Since May, the PCRCO and its new continuing counterpart have served as a single point of contact within ALPA on all reduced-crew issues, and we’ve taken a particular interest in recent efforts to develop urban and advanced air mobility. The committee has worked with ALPA’s Air Safety Organization, the Collective Bargaining Committee, and other union subject-matter experts to assess the consequences of reducing the human element in airline operations and communicate this information in a meaningful way to the different audiences who need to hear it.

I’ve truly appreciated the opportunity to assemble this outstanding group of pilots and staff. U.S. commercial aviation is the safest form of transportation in history, and it’s our mandate to keep it that way. Addressing the many avenues though which to advance awareness of this issue is vital: legislative, regulatory, contractual, and public-engagement considerations are all required to effectively guide this cause.

Efforts to reduce flight crew complement aren’t going to simply go away, and ALPA is the vanguard to ensure that policy makers and regulators are properly informed about what it will take to maintain North American’s remarkable airline safety record. We have an amazing team of pilots and staff who are well suited to carry this mission forward when I pull the chocks in December.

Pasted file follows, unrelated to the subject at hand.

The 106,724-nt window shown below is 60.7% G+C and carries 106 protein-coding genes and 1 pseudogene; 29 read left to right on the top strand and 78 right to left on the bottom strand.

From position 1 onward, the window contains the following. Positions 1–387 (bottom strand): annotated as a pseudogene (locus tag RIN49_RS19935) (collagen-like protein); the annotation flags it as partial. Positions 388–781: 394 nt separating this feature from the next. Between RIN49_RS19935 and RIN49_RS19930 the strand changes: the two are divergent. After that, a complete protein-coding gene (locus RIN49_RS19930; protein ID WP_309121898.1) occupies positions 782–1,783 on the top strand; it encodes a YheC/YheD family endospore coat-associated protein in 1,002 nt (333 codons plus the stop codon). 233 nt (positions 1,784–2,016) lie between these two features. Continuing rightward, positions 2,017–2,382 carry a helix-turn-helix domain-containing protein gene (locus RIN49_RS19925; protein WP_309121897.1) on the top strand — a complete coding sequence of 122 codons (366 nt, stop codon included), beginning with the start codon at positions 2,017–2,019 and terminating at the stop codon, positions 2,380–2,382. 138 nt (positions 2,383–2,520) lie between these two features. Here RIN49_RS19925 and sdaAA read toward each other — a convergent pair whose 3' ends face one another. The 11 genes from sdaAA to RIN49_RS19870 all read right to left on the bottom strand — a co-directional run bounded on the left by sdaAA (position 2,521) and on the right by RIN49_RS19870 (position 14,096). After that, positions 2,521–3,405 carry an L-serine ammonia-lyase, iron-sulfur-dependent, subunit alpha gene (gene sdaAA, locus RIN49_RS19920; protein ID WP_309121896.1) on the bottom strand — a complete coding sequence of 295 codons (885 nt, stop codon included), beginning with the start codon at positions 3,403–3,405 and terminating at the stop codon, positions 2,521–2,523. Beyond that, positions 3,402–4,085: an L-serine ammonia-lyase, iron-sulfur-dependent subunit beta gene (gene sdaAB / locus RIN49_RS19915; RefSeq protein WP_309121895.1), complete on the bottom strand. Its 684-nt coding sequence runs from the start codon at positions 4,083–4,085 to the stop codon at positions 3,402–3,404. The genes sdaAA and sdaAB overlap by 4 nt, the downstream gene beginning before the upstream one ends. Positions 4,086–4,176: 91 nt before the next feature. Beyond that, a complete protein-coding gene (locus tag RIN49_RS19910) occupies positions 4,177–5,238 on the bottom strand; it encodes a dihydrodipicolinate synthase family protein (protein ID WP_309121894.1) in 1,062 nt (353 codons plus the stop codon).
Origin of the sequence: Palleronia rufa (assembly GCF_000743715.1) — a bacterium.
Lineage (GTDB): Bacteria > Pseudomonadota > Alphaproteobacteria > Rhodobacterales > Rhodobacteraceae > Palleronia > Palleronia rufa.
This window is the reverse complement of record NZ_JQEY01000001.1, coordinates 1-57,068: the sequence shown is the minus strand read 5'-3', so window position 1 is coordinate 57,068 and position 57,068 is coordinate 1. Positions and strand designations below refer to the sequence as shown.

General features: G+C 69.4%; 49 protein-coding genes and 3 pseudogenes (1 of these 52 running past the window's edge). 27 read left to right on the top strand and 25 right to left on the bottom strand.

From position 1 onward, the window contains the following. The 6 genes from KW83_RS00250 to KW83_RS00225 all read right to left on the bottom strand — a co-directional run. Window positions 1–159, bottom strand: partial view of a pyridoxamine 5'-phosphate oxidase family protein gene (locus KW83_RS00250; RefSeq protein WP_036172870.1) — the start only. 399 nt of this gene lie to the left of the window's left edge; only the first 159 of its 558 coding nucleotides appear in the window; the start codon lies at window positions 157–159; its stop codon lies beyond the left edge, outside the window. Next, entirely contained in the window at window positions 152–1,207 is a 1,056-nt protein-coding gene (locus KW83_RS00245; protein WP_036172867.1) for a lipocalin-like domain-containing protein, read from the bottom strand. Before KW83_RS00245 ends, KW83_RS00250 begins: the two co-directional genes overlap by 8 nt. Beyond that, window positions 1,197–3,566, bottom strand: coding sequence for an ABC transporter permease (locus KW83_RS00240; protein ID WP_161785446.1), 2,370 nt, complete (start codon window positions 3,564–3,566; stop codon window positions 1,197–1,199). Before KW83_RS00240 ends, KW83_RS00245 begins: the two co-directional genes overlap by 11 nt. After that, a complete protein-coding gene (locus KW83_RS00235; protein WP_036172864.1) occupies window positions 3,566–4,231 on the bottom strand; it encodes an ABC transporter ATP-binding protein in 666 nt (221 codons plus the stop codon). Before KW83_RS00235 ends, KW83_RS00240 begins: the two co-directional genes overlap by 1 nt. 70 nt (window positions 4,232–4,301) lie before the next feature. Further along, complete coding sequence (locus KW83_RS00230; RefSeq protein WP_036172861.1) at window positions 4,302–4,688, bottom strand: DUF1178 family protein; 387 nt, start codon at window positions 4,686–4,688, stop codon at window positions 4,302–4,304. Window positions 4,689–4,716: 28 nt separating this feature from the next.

4. How do ALPA national and staff help you achieve your goals?

Sklenka: Staff has helped in every way imaginable. Over the last four years, I’ve had the great pleasure of working with ALPA national staff, and I’m very confident that, together with the Association’s national officers, we’ve served ALPA pilots well during this term.

Case in point is the COVID-19 pandemic, a crisis for which there were no Quick Reference Handbook procedures. To say that adaptability, innovation, and thinking outside the box were essential to our very survival—with the virtual operational shutdown that occurred when the World Health Organization declared the pandemic in March 2020—is an understatement.